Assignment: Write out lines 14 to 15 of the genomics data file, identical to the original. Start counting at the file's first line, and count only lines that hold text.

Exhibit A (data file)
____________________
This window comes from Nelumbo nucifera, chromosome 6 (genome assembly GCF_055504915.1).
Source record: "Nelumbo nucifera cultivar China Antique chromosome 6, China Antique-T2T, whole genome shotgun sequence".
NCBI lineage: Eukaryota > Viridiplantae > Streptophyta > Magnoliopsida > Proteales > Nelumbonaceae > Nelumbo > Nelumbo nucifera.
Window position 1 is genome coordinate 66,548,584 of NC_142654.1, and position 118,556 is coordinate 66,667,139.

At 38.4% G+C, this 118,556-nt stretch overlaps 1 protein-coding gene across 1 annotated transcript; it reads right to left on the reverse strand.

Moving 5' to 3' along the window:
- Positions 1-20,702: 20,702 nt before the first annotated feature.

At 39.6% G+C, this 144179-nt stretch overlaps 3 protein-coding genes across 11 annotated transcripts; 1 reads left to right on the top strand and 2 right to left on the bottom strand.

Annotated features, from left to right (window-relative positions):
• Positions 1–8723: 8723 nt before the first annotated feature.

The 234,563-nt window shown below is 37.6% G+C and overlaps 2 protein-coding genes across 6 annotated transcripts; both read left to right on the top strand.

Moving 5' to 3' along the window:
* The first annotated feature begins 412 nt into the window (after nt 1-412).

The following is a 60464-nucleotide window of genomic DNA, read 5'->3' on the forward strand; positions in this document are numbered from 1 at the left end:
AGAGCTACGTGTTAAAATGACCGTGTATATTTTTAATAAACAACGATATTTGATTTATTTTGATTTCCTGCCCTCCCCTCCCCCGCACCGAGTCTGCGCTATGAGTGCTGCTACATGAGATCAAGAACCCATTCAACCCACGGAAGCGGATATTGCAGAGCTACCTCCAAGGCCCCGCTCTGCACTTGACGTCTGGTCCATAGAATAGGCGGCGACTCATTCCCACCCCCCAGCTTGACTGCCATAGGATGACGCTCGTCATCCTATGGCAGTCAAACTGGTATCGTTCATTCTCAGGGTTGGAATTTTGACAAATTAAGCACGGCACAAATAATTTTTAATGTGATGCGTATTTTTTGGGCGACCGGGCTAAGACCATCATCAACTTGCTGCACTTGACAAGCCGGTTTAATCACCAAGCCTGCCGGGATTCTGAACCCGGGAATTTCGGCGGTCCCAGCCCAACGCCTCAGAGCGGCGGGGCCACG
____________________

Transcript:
The following is a 60464-nucleotide window of genomic DNA, read 5'->3' on the forward strand; positions in this document are numbered from 1 at the left end:
AGAGCTACGTGTTAAAATGACCGTGTATATTTTTAATAAACAACGATATTTGATTTATTTTGATTTCCTGCCCTCCCCTCCCCCGCACCGAGTCTGCGCTATGAGTGCTGCTACATGAGATCAAGAACCCATTCAACCCACGGAAGCGGATATTGCAGAGCTACCTCCAAGGCCCCGCTCTGCACTTGACGTCTGGTCCATAGAATAGGCGGCGACTCATTCCCACCCCCCAGCTTGACTGCCATAGGATGACGCTCGTCATCCTATGGCAGTCAAACTGGTATCGTTCATTCTCAGGGTTGGAATTTTGACAAATTAAGCACGGCACAAATAATTTTTAATGTGATGCGTATTTTTTGGGCGACCGGGCTAAGACCATCATCAACTTGCTGCACTTGACAAGCCGGTTTAATCACCAAGCCTGCCGGGATTCTGAACCCGGGAATTTCGGCGGTCCCAGCCCAACGCCTCAGAGCGGCGGGGCCACG